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Teaching a kid to eat just a tad neater


amo_mea_filiis.
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5 years old, and has never been taught table manners. I'm not talking about elbows on the table on the table either! Not sure where to start.

 

He starts sitting (chair is table height for him), but soon pulls his knees up and squats, which pushes the table or makes it easy for him to stand if something grabs his attention. If the table is pushed in enough to secure him, but not squish, that causes other negative behaviors. His chair does have a seatbelt that I can put back on and he might be ok with it because it was on in the beginning (chair was being used with him and a toddler, so seatbelt prevents the toddler from just hopping down and busting her face!).

 

He rarely uses silverware, and even when he does he will take food from the fork and put it in his mouth, or pick it up, squish it on the fork, and still remove it to put in his mouth. Most foods he picks at to eat, which makes eating very slow (not good in a school setting). If he's eating chicken nuggets, for example, he consumes the entire thing, but in teeny tiny picked apart pieces squished into his mouth. He even picks apart cheerios! Maybe learned to make a small "meal" last longer? I don't know.

 

If he doesn't pick it apart with his fingers and takes a bite, he doesn't bite and chew. He sort of chews while squishing it into his mouth.

 

He rolls food between his his hands. Will often nibble at crunchy things like cookies, making massive crumb messes. Sometimes the crumb mess is intentional and I can get him to keep the crumbs on his plate, which he also eats. Other times he chews leaning over his chair, but is excited to vacuum, so I don't make it a thing (he vacuums daily after school now because he loves it, so he doesn't have to make the mess for a rare chance to use the vacuum or anything). However, in school, they think he does everything to piss them off, so it could use attention (I might suggest to the school that they get a dust buster because I think the mess is because he wants to clean, or at least doesn't mind the cleaning).

 

And of course chews with his mouth open, talks with food in his mouth, and at school often throws food. He does not throw food here so I don't even bring that up with him.

 

He's extremely rigid in his ways and a mere mention of change might produce maladaptive behaviors. Everything done is done s.l.o.w.l.y.

 

Yes, there's a sensory component. Abuse, neglect, food insecurity prior to coming here. But at this point, I do feel like it's an issue to be addressed as we've made a ton of progress in other areas. He's comfortable enough about having food that he's refused part of a meal if he doesn't like it, and he no longer looks like an aggressive dog protecting a bowl while eating (sorry if that comparasion is not the best!).

 

Yes, he has various therapists, but school is such a huge issue that these seemingly small things are not going to be touched for years.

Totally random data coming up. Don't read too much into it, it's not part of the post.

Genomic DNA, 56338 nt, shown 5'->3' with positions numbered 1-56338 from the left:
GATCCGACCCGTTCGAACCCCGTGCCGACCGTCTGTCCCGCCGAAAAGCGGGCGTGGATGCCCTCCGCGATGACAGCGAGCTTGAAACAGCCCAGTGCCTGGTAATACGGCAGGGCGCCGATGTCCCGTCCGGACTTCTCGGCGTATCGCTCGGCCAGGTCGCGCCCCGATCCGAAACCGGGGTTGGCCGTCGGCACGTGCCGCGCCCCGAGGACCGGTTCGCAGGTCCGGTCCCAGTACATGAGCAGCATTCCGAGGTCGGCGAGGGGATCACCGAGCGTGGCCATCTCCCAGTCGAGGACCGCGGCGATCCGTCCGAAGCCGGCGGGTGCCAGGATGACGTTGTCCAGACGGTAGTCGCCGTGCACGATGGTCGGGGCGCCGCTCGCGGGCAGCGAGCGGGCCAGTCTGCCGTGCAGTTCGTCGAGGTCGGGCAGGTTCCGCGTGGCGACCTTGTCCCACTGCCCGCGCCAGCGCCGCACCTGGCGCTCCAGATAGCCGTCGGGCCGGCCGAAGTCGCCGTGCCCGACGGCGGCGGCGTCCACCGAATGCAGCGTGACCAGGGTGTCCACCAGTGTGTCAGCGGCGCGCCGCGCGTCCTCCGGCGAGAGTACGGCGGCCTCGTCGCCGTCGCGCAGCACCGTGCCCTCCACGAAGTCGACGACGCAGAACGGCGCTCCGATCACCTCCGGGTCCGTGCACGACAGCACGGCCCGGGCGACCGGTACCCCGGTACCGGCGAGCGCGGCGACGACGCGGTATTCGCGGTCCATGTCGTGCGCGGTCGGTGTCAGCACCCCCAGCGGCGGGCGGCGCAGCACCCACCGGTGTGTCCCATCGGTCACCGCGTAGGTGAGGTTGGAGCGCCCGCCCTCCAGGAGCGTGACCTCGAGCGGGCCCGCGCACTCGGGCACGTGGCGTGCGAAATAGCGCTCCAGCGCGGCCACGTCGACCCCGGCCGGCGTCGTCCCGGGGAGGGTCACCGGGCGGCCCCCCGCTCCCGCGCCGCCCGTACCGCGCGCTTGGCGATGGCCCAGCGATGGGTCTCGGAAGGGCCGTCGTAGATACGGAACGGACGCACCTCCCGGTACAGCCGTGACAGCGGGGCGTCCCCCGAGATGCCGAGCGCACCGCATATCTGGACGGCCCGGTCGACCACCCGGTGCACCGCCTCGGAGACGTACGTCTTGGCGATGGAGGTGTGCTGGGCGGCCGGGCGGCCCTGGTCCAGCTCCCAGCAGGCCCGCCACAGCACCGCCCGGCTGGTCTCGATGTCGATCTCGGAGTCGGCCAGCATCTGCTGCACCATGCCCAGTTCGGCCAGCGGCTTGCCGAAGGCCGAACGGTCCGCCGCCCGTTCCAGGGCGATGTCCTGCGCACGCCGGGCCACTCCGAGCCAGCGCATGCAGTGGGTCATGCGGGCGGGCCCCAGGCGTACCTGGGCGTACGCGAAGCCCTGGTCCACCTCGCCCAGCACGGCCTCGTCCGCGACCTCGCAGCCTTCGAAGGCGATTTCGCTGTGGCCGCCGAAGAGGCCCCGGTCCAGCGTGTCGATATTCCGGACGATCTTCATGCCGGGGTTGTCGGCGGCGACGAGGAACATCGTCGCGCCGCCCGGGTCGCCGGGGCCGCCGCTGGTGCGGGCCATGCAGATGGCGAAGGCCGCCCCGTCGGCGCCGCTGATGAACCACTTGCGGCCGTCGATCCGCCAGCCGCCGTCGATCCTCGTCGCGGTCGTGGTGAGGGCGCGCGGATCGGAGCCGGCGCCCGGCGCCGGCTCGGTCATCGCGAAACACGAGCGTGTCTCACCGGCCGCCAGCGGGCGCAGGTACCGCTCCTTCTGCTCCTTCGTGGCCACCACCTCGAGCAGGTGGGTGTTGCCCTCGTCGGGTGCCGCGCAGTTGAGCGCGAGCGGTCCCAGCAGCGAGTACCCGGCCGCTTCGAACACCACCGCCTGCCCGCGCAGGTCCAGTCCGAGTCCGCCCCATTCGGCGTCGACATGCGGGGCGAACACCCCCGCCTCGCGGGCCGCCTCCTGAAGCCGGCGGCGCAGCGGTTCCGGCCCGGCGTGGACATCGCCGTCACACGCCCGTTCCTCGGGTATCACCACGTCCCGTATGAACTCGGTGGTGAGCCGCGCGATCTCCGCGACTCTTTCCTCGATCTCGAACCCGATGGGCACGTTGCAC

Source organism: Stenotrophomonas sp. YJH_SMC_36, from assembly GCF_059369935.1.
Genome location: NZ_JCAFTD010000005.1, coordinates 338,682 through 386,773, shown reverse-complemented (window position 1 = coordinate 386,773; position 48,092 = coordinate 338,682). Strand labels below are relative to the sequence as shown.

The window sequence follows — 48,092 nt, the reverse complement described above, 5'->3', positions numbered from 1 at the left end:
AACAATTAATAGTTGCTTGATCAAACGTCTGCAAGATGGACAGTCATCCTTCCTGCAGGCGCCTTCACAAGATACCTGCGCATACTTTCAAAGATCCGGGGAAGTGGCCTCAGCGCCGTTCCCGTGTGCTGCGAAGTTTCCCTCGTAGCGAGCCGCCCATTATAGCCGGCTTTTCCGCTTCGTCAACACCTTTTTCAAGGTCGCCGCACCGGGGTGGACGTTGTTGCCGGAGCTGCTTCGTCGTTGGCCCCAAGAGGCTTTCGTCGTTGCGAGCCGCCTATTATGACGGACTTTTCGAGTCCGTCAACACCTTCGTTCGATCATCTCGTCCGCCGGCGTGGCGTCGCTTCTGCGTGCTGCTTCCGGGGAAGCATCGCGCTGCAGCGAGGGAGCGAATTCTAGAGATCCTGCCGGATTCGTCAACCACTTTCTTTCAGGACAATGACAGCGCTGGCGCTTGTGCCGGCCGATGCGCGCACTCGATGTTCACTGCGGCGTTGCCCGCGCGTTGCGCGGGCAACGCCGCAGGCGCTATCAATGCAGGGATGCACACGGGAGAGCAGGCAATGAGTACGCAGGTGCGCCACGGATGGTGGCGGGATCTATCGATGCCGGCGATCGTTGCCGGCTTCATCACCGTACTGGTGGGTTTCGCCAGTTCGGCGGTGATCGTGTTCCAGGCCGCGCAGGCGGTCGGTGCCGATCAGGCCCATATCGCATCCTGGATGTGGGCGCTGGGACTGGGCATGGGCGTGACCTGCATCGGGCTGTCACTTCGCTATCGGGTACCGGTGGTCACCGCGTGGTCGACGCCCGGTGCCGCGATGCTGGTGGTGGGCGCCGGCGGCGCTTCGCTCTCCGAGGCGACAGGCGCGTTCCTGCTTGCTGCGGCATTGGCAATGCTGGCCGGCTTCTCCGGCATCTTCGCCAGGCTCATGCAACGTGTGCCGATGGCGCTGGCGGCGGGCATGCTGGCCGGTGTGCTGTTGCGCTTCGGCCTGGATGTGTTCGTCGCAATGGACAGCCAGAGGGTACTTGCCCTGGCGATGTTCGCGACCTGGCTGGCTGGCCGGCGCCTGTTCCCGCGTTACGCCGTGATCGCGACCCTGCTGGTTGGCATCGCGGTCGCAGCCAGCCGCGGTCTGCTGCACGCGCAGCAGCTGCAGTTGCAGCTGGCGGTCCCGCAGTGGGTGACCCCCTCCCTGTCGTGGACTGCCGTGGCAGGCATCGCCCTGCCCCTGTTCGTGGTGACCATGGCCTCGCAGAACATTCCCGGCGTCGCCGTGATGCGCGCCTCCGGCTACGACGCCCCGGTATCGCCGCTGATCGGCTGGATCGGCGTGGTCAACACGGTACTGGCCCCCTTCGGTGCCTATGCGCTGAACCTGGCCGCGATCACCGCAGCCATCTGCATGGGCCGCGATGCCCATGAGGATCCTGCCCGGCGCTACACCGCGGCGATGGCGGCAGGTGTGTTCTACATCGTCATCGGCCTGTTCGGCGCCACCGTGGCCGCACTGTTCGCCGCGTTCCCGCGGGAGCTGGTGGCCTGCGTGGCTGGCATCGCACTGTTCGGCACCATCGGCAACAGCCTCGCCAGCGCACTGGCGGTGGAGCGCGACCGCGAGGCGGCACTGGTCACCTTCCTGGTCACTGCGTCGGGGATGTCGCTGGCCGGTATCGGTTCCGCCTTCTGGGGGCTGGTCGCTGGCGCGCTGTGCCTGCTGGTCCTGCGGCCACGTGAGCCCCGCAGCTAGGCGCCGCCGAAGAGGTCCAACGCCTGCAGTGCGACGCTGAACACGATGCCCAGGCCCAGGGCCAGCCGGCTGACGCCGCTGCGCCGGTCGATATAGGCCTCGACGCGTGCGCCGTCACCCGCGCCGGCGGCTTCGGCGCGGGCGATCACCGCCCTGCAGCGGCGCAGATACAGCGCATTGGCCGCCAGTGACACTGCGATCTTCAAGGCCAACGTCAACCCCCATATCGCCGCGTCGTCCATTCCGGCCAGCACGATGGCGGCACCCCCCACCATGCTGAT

There's also a pain component, and I will not start any suggested ideas until after his dental surgery.

 

Help! Where would you start and how?

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I'd get him a chair that is the proper fit.  It's extremely uncomfortable to sit in a chair with feet dangling, etc.  I know because as an adult I have this problem often.  I'm an adult though so I can control myself.  If nobody is looking and I'm uncomfortable, I sit on my legs, etc.  On the couch at home, for example, I never sit "properly" because it's so uncomfortable.

 

I would not pick on every single thing.  Gentle reminders on one thing at a time.  I can't see making every meal about being picked apart for how he is eating.  It will likely get better over time.  Sit with a group of 5 year olds and you'll see this kid is probably not that different.  I used to worry about my kids too, but at this point neither of them do weird stuff, especially when it matters (eating in public or with strangers).

 

 

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I'd get him a chair that is the proper fit. It's extremely uncomfortable to sit in a chair with feet dangling, etc. I know because as an adult I have this problem often. I'm an adult though so I can control myself. If nobody is looking and I'm uncomfortable, I sit on my legs, etc. On the couch at home, for example, I never sit "properly" because it's so uncomfortable.

 

I would not pick on every single thing. Gentle reminders on one thing at a time. I can't see making every meal about being picked apart for how he is eating. It will likely get better over time. Sit with a group of 5 year olds and you'll see this kid is probably not that different. I used to worry about my kids too, but at this point neither of them do weird stuff, especially when it matters (eating in public or with strangers).

His chair fits. It's a special tomato chair with footrest. :)

 

Very, very slow, and 1 thing at a time is the plan.

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When I get a new little over to the house we start them at a child-sized table for snack.  Just snack.  That's where a bulk of fine motor skill work is done, too.  The kids have often only been in a booster at their own homes.

So the kids sit at the small table and we work on one thing at a time:
-learning to sit.  We play "Bend forward, bend back, bend side to side.."  It's a fun little Simon-says like game for just a minute or two as we transition activities.  I make sure they sit on their bottoms and feet on the floor.

-learning to chew with their mouths closed.  "Lips closed, teeth open!"  It doesn't make a whole lot of sense but it reminds the kids.  So does a finger to the lips.

 

Since they're also working on fine motor skills each day, like working with a short crayon or playdoh or tweezers, we start to move into working with utensils more. 

 

 

We have not had any serious issues (mostly normal kid stuff), they just learn slowly over time. 

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:grouphug:   I know this is probably very frustrating and disruptive.  

 

FWIW, DD is currently squatting at the table eating mac n cheese.  She's 16.  Her legs "feel really weird" when she sits normally in a chair.  She prefers to squat.  She knows to sit in a chair like other people when away from the house, though.  We just worked on it slowly over time when she was little.  She has never felt comfortable sitting that way, though.  Honestly, I don't either, but a bad knee makes it too hard to squat now.